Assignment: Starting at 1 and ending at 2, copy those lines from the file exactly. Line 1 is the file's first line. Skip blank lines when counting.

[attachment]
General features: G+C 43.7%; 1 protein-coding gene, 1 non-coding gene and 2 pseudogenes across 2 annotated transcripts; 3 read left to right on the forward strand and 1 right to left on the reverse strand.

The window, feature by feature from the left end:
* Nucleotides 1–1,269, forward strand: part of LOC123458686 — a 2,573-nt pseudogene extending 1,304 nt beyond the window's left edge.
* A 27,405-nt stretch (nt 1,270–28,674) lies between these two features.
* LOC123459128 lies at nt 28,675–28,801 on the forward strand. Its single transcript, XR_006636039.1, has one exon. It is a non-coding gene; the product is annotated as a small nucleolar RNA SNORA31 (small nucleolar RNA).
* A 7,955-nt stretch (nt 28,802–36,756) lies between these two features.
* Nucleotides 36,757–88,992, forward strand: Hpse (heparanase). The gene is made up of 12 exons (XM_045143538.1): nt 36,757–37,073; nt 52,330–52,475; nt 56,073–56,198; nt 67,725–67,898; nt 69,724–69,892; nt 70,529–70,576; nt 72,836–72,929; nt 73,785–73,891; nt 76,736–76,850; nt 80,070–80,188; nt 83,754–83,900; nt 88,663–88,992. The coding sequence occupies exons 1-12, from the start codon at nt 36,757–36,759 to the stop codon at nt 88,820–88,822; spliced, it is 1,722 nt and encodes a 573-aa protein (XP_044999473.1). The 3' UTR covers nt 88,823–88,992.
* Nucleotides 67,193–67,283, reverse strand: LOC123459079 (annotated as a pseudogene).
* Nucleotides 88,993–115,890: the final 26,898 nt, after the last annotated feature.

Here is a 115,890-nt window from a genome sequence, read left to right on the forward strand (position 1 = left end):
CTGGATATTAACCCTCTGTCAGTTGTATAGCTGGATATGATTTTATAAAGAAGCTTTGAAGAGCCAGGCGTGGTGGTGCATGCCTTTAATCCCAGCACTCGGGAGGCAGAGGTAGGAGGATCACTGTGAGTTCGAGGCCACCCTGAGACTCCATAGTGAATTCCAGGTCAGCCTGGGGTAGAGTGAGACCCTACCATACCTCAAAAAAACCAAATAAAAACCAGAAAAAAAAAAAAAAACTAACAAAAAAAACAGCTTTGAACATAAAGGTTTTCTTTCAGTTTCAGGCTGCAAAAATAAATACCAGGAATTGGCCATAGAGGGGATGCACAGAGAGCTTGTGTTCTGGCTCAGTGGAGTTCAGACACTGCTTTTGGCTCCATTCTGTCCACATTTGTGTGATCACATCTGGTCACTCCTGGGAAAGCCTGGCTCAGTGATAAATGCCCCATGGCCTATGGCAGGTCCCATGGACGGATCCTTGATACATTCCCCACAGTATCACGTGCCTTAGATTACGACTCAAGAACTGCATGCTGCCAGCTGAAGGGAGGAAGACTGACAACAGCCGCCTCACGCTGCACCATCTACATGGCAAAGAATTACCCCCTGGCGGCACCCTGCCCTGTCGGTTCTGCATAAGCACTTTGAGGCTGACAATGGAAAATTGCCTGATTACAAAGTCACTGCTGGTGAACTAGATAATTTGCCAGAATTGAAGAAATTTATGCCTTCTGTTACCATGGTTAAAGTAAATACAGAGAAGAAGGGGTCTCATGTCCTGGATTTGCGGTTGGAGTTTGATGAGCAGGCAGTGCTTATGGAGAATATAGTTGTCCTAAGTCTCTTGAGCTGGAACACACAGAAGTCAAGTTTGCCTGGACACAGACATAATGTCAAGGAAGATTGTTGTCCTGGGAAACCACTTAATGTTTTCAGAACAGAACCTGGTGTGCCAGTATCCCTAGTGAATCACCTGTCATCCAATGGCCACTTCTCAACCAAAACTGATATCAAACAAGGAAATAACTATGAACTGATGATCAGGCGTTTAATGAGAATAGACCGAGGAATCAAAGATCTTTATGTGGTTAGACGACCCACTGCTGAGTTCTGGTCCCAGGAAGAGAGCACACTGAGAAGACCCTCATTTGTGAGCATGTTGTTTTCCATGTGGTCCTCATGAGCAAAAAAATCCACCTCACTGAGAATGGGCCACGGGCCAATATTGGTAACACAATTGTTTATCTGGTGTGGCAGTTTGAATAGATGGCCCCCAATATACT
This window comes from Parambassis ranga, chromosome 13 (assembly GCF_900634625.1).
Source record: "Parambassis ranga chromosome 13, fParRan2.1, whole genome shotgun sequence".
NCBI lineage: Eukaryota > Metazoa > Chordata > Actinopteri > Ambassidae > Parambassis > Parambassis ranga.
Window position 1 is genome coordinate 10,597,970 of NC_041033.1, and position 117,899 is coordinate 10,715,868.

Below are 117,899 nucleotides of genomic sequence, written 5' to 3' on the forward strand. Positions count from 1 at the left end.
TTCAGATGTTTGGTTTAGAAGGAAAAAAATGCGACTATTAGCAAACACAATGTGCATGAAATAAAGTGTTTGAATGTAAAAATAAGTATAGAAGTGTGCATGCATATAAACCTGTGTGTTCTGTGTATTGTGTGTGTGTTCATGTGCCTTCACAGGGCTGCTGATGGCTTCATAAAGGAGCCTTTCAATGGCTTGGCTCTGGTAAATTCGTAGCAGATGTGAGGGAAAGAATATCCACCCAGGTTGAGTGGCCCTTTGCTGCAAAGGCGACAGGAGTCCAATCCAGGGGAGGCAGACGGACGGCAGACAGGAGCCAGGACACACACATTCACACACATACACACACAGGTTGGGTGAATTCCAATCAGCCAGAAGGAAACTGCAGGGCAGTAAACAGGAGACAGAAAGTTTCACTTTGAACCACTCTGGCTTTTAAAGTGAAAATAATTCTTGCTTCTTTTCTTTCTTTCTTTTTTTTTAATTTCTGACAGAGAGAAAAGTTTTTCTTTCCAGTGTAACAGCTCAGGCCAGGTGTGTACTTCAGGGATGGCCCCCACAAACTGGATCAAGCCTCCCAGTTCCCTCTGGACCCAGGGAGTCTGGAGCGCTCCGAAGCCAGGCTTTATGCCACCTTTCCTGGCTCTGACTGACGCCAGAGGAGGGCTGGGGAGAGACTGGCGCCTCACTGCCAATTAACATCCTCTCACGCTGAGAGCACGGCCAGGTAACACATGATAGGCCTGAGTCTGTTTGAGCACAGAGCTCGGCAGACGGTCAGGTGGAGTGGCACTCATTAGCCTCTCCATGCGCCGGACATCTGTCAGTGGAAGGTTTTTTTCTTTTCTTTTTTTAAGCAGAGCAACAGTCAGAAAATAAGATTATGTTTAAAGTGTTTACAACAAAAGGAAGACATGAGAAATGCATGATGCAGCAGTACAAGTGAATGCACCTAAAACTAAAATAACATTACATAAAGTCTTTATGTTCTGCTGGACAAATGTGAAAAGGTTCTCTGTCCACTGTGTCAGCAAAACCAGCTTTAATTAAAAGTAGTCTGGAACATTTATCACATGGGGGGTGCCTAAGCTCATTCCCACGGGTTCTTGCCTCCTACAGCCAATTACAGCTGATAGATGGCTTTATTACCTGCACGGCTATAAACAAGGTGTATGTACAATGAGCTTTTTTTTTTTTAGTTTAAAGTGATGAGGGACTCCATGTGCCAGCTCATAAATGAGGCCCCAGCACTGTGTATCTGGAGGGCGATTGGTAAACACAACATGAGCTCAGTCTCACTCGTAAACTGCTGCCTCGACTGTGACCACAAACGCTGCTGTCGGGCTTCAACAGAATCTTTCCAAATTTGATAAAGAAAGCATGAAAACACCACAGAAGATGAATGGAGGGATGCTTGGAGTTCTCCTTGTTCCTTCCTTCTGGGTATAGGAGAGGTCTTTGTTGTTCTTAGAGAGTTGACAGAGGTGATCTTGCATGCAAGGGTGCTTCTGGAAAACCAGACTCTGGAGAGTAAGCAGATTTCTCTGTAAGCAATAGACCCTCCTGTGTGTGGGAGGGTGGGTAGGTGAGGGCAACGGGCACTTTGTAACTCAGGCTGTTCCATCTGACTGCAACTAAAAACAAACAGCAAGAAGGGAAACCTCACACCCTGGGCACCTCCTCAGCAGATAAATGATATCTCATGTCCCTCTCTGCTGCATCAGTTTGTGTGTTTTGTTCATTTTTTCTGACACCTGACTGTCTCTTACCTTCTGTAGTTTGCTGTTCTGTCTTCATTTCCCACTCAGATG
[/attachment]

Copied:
General features: G+C 43.7%; 1 protein-coding gene, 1 non-coding gene and 2 pseudogenes across 2 annotated transcripts; 3 read left to right on the forward strand and 1 right to left on the reverse strand.

The window, feature by feature from the left end: